Daily Management Review

Maggi now under FDA scanner


06/12/2015


Nestle India's much-loved instant noodles brand Maggi has been under the fire in the country and now the FDA is also testing samples in the US.



Nestle’s instant noodles brand Maggi, which has been under the scanner in India over the past one month, is now being tested by the US Food and Drug Administration (FDA).
 
According to a Reuters report published on Mint, Nestle’s spokeswomen has confirmed that Nestle itself does not import, market or distribute Maggi Noodles in the US. Once the test results are out, FDA may take action to ban the brand or retain it solely on the basis of the level of lead found in the samples. Maggi has been banned in India for the presence of lead and MSG in the samples tested in central government’s labs.
 
Meanwhile, earlier reports state that a number of snacks made in India and imported to the US have been banned by the FDA. According to a Wall Street Journal report, the number of food imports banned from India tops that of other countries in the first five months of 2015.
 
In India, where Nestle is facing a huge crisis with the ban of its best-selling brand, the company has risen to seek a judicial review of The Food Safety and Standards Authority of India’s (FSSAI) order. On 5 June, FSSAI asked Nestle India to “stop further production, processing, import, distribution and sale” of nine variants of Maggi as they had been found unsafe.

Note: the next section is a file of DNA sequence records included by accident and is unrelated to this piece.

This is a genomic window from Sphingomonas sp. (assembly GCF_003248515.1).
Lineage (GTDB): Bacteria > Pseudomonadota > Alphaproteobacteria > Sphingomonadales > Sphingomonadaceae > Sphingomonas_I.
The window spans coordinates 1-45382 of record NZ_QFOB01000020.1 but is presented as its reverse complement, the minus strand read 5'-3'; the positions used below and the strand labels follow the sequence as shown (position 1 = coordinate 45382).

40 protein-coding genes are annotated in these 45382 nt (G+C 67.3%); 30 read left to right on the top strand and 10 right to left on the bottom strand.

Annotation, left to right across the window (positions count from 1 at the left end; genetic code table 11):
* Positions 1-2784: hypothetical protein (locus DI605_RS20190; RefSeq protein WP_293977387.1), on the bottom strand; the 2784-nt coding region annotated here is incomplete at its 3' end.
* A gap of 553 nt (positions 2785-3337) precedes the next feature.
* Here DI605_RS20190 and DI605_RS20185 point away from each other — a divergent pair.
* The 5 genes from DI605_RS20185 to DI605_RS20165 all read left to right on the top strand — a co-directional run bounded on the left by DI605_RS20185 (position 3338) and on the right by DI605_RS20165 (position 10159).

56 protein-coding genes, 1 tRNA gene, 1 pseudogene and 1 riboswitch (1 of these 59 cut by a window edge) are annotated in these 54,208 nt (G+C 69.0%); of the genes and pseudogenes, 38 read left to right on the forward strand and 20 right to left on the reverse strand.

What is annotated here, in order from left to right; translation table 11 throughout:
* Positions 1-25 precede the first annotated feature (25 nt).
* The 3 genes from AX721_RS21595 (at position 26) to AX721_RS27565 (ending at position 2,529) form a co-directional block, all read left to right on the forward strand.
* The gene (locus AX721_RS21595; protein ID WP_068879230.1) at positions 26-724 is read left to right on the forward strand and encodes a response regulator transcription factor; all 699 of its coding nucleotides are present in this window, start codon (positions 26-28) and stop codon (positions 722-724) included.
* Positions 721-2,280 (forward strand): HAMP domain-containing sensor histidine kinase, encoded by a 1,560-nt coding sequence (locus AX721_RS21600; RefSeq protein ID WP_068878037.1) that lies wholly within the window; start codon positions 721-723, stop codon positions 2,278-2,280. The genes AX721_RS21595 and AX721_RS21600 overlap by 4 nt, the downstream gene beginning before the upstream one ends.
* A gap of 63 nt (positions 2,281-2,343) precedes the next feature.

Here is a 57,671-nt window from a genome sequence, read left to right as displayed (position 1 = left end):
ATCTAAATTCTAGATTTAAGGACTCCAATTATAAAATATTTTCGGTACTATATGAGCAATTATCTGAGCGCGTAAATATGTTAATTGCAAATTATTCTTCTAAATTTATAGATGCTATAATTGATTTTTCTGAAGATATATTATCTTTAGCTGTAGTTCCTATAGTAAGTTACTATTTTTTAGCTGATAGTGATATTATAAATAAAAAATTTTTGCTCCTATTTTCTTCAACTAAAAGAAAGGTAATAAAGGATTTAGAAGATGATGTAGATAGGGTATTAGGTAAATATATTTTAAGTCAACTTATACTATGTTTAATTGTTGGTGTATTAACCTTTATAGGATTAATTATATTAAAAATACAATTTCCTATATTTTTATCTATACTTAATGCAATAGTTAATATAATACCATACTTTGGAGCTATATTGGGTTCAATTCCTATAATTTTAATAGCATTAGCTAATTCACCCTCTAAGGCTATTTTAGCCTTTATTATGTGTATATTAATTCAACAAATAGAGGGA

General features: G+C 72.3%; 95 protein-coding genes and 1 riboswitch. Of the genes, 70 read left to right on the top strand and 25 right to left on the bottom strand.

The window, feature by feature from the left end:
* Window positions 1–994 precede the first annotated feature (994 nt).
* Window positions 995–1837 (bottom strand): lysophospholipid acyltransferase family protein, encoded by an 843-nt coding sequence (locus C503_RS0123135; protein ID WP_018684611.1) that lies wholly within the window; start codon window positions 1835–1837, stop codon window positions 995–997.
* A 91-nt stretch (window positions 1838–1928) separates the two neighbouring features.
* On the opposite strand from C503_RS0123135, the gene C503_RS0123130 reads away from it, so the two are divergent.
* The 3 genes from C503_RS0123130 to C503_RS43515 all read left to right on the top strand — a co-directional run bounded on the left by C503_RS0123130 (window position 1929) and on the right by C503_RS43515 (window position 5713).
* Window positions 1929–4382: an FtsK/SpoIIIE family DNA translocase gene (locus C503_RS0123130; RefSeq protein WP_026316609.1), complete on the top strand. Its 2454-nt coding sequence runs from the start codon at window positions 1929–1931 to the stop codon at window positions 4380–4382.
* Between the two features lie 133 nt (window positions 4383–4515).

According to FSSAI, the samples that were tasted had more lead than the maximum permissible levels of 2.5 parts per million (ppm). The label on the package read ‘No added MSG’ (monosodium glutamate) even while there were traces in the sample and the company released a non-standardized food product in the market called Maggi Oats Masala Noodles without getting necessary product approval from the FSSAI.
 
The Maggi Brand of Noodles, iconic and extremely popular in India, has been of late going off the shelves in different states of the country. The official FSSAI report gave Nestle India 15 days to respond to the allegations and showcause notice. The official order said:  “Withdraw and recall all the nine approved variants of its Maggi Instant Noodles from the market having been found unsafe and hazardous for human consumption, and stop further production, processing, import, distribution and sale of the said product with immediate effect.” Nestle had meanwhile voluntarily decided to take the product off the shelves and the company’s global CEO Paul Bulcke scurried to Delhi to resolve the matter.

Right after the ban, Nestle has been insisting that the noodles are completely safe. According to a report in BBC, the company noted it approached the court “as part of the effort to resolve” the matter and was “raising issues of interpretation” of India’s food safety laws. The company also made it a point to note that it is challenging a separate order from the government of Maharashtra state.
 
  


 






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